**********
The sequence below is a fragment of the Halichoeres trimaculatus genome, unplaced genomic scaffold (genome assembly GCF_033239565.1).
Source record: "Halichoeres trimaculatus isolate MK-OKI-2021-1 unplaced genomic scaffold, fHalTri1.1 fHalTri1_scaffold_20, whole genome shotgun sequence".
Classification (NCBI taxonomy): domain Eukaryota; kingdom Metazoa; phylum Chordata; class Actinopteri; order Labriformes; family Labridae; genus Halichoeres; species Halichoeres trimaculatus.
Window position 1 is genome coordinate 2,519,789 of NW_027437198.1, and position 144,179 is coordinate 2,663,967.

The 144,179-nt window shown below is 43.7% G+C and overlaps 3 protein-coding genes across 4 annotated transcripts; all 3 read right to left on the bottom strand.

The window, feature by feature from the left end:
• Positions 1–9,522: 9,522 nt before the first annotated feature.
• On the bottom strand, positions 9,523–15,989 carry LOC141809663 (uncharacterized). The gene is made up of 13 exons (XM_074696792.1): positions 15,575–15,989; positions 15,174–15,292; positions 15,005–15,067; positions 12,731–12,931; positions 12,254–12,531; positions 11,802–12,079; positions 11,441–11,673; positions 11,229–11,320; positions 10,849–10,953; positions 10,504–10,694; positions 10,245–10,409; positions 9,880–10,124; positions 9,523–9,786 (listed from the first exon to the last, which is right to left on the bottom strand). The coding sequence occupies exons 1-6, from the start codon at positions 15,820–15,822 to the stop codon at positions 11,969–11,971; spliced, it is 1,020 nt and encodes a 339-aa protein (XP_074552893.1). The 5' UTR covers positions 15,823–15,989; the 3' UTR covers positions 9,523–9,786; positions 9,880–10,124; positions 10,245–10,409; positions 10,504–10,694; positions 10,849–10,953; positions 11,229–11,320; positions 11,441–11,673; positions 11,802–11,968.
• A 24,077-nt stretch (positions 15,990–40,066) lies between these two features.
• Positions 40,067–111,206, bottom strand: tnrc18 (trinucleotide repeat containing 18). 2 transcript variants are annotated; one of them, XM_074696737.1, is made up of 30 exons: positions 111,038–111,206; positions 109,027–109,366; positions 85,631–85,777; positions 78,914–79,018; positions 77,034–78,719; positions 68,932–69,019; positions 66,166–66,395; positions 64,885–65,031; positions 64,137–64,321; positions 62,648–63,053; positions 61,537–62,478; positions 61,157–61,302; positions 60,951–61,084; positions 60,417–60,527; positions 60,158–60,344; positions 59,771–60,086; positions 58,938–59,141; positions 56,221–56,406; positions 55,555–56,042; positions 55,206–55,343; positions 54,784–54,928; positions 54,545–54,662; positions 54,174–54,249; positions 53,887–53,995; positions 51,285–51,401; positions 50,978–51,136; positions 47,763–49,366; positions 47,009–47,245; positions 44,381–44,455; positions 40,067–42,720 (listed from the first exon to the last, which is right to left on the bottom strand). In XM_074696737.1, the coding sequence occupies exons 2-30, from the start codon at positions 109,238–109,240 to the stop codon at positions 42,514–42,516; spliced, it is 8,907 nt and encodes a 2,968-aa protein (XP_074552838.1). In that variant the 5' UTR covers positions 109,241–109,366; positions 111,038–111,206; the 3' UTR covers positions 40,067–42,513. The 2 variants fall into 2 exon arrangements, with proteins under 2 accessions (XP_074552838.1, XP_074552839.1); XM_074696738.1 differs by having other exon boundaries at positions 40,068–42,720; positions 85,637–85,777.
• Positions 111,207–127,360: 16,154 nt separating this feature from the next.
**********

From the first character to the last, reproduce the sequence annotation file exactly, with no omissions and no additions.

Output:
The sequence below is a fragment of the Halichoeres trimaculatus genome, unplaced genomic scaffold (genome assembly GCF_033239565.1).
Source record: "Halichoeres trimaculatus isolate MK-OKI-2021-1 unplaced genomic scaffold, fHalTri1.1 fHalTri1_scaffold_20, whole genome shotgun sequence".
Classification (NCBI taxonomy): domain Eukaryota; kingdom Metazoa; phylum Chordata; class Actinopteri; order Labriformes; family Labridae; genus Halichoeres; species Halichoeres trimaculatus.
Window position 1 is genome coordinate 2,519,789 of NW_027437198.1, and position 144,179 is coordinate 2,663,967.

The 144,179-nt window shown below is 43.7% G+C and overlaps 3 protein-coding genes across 4 annotated transcripts; all 3 read right to left on the bottom strand.

The window, feature by feature from the left end:
• Positions 1–9,522: 9,522 nt before the first annotated feature.
• On the bottom strand, positions 9,523–15,989 carry LOC141809663 (uncharacterized). The gene is made up of 13 exons (XM_074696792.1): positions 15,575–15,989; positions 15,174–15,292; positions 15,005–15,067; positions 12,731–12,931; positions 12,254–12,531; positions 11,802–12,079; positions 11,441–11,673; positions 11,229–11,320; positions 10,849–10,953; positions 10,504–10,694; positions 10,245–10,409; positions 9,880–10,124; positions 9,523–9,786 (listed from the first exon to the last, which is right to left on the bottom strand). The coding sequence occupies exons 1-6, from the start codon at positions 15,820–15,822 to the stop codon at positions 11,969–11,971; spliced, it is 1,020 nt and encodes a 339-aa protein (XP_074552893.1). The 5' UTR covers positions 15,823–15,989; the 3' UTR covers positions 9,523–9,786; positions 9,880–10,124; positions 10,245–10,409; positions 10,504–10,694; positions 10,849–10,953; positions 11,229–11,320; positions 11,441–11,673; positions 11,802–11,968.
• A 24,077-nt stretch (positions 15,990–40,066) lies between these two features.
• Positions 40,067–111,206, bottom strand: tnrc18 (trinucleotide repeat containing 18). 2 transcript variants are annotated; one of them, XM_074696737.1, is made up of 30 exons: positions 111,038–111,206; positions 109,027–109,366; positions 85,631–85,777; positions 78,914–79,018; positions 77,034–78,719; positions 68,932–69,019; positions 66,166–66,395; positions 64,885–65,031; positions 64,137–64,321; positions 62,648–63,053; positions 61,537–62,478; positions 61,157–61,302; positions 60,951–61,084; positions 60,417–60,527; positions 60,158–60,344; positions 59,771–60,086; positions 58,938–59,141; positions 56,221–56,406; positions 55,555–56,042; positions 55,206–55,343; positions 54,784–54,928; positions 54,545–54,662; positions 54,174–54,249; positions 53,887–53,995; positions 51,285–51,401; positions 50,978–51,136; positions 47,763–49,366; positions 47,009–47,245; positions 44,381–44,455; positions 40,067–42,720 (listed from the first exon to the last, which is right to left on the bottom strand). In XM_074696737.1, the coding sequence occupies exons 2-30, from the start codon at positions 109,238–109,240 to the stop codon at positions 42,514–42,516; spliced, it is 8,907 nt and encodes a 2,968-aa protein (XP_074552838.1). In that variant the 5' UTR covers positions 109,241–109,366; positions 111,038–111,206; the 3' UTR covers positions 40,067–42,513. The 2 variants fall into 2 exon arrangements, with proteins under 2 accessions (XP_074552838.1, XP_074552839.1); XM_074696738.1 differs by having other exon boundaries at positions 40,068–42,720; positions 85,637–85,777.
• Positions 111,207–127,360: 16,154 nt separating this feature from the next.